Harvey Weinstein Needs Muzzling

Former Movie Mogul, Facing Trial For A Multitude Of Charges, Says Criminal Matters Ruined His Legacy

Harvey Weinstein Needs Muzzling

Two counts of predatory sexual assault, one count of first-degree criminal sexual act, one count of first-degree rape and one count of third-degree rape.

These are the reasons disgraced movie mogul Harvey Weinstein thinks his legacy of female-led movies has been forgotten. Weinstein was recently interviewed by the New York Post, just weeks before his trial for five counts of sex-related crimes was slated to begin. In the interview, #Weinstein refused to discuss the upcoming trial, and felt that because of the accusations against him, his "work has been forgotten," according to Page Six.

Naturally, the public outcry against Weinstein began almost as soon as the interview was published, and 23 of Weinstein's accusers published a statement against the mogul.

"Harvey Weinstein is trying to gaslight society again," the statement read, according to CNN. "He says in a new interview he doesn't want to be forgotten. Well, he won't be. He will be remembered as a sexual predator and an unrepentant abuser who took everything and deserves nothing. He will be remembered by the collective will of countless women who stood up and said enough. We refuse to let this predator rewrite his legacy of abuse."

To be sure, Weinstein seems combative throughout the interview, and sources reportedly say that Weinstein is in denial about how much in ruins his career is. CNN also says that these same sources indicate Weinstein is plotting a career comeback after the trial, which begins in early January, 2020.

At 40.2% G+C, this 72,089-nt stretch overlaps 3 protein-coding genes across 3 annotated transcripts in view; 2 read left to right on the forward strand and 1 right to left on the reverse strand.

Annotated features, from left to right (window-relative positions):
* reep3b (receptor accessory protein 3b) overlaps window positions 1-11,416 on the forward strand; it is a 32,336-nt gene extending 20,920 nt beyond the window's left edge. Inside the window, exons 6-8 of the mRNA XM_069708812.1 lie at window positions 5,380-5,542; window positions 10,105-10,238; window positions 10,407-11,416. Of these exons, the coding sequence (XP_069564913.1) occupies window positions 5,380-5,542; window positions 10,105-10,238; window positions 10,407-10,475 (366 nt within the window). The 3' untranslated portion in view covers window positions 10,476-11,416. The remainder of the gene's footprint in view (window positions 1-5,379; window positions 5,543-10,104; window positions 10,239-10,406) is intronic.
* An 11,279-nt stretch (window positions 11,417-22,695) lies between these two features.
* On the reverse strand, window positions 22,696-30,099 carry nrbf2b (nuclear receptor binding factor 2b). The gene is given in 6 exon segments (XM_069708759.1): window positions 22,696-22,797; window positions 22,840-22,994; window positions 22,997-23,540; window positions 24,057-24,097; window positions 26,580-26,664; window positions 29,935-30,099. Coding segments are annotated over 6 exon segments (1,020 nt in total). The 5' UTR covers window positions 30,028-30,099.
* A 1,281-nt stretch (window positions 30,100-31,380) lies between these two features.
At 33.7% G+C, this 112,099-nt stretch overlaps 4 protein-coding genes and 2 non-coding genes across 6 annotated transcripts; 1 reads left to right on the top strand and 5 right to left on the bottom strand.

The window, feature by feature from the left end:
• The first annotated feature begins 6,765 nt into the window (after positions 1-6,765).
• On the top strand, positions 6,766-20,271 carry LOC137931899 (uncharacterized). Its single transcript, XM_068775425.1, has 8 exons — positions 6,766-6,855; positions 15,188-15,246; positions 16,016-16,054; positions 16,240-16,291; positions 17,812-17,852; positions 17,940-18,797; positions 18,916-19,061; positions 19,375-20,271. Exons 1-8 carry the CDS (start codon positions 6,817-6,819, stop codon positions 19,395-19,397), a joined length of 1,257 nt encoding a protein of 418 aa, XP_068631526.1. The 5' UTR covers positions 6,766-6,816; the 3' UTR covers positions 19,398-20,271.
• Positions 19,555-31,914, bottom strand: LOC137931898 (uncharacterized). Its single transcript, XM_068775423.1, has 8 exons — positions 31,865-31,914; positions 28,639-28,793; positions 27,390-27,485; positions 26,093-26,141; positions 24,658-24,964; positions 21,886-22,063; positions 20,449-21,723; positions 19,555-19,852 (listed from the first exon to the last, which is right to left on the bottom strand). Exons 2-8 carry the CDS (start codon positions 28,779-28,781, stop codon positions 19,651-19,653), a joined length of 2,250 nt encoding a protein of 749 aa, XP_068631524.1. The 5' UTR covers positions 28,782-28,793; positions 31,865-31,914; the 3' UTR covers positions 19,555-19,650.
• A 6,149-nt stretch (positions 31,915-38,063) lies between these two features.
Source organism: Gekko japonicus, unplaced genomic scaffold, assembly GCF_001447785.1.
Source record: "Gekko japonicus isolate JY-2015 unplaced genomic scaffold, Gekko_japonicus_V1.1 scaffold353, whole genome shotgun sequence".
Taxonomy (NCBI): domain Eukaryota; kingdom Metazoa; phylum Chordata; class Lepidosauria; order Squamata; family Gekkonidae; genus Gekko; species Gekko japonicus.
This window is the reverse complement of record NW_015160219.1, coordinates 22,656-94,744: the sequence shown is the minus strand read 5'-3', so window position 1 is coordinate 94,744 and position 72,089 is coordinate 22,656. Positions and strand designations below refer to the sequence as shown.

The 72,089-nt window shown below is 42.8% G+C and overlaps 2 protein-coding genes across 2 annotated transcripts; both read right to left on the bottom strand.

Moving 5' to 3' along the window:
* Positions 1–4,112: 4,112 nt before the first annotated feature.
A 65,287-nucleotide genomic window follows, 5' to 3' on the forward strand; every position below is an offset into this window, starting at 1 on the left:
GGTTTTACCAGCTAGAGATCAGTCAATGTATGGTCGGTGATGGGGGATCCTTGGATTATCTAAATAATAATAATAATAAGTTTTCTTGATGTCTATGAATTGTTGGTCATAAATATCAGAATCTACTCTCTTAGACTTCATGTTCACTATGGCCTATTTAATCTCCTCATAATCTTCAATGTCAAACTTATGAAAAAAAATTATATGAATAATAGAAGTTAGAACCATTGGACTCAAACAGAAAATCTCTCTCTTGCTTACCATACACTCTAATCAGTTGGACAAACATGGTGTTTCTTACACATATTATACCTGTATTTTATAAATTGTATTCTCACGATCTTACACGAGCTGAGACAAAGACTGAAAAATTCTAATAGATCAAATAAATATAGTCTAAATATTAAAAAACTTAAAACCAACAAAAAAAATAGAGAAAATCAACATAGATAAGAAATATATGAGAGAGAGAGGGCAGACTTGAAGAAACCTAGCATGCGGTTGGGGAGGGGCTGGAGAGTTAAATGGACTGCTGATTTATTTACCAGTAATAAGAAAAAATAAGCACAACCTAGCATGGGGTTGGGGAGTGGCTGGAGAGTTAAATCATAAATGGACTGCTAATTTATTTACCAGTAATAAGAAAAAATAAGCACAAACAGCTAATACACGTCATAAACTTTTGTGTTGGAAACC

Certainly, there's much to be said regarding Weinstein and his unrepentant nature regarding the accusations against him. Sexual abuse of any sort is generally about power, and Weinstein was effectively holding a great deal of the power up until the point news of the various accusations against him broke. Just because knowledge of someone's offences comes out does not mean, however, that the person accused of them will instantly be remorseful and want to atone for what they did.

Harvey Weinstein is very definitely not in the "remorseful" category. In fact, he seems to be anything but; the interview was not designed to allow Weinstein the opportunity to perhaps look like the "good guy" and it was not designed to illustrate how he was working towards exonerating himself.

Quite the opposite, in fact, and the Page Six article absolutely excoriates Weinstein for his attitude and combative nature.

"More than 80 women have accused him of sex assault or harassment — but for Harvey Weinstein, it’s still all about himself," the article opens by saying, going on to state that Weinstein "whines" and "gripes" about how his work has been forgotten.

The fact that Weinstein even believes that he should be praised for having had so many female directors at the helm and so many female lead actors in his movies completely underscores the idea that Weinstein does not get the fact that he is accused of egregious crimes against women. It will not matter in the court of public opinion how much he's previously done - or thinks he's done - for women. He's accused of rape and forcible oral sex. He's been accused several times over of having aggressively pursued sexual relations with a range of women. It's not going to matter at all what he thinks he's done to benefit women; the fact is, he's accused of being everything but a benefit to women, so anything from the past that he says he's done will not help him one iota.

Harvey Weinstein needs to rethink his approach with the media and with anyone else, for that matter, before his trial on January 6. Demonstrating such a willful blindness regarding the crimes he's been accused of and being incredibly combative about it will only serve to make matters worse for him.

Or maybe he shouldn't change a single thing.

Christina St-Jean
Christina St-Jean
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Christina St-Jean

I'm a high school English and French teacher who trains in the martial arts and works towards continuous self-improvement.

See all posts by Christina St-Jean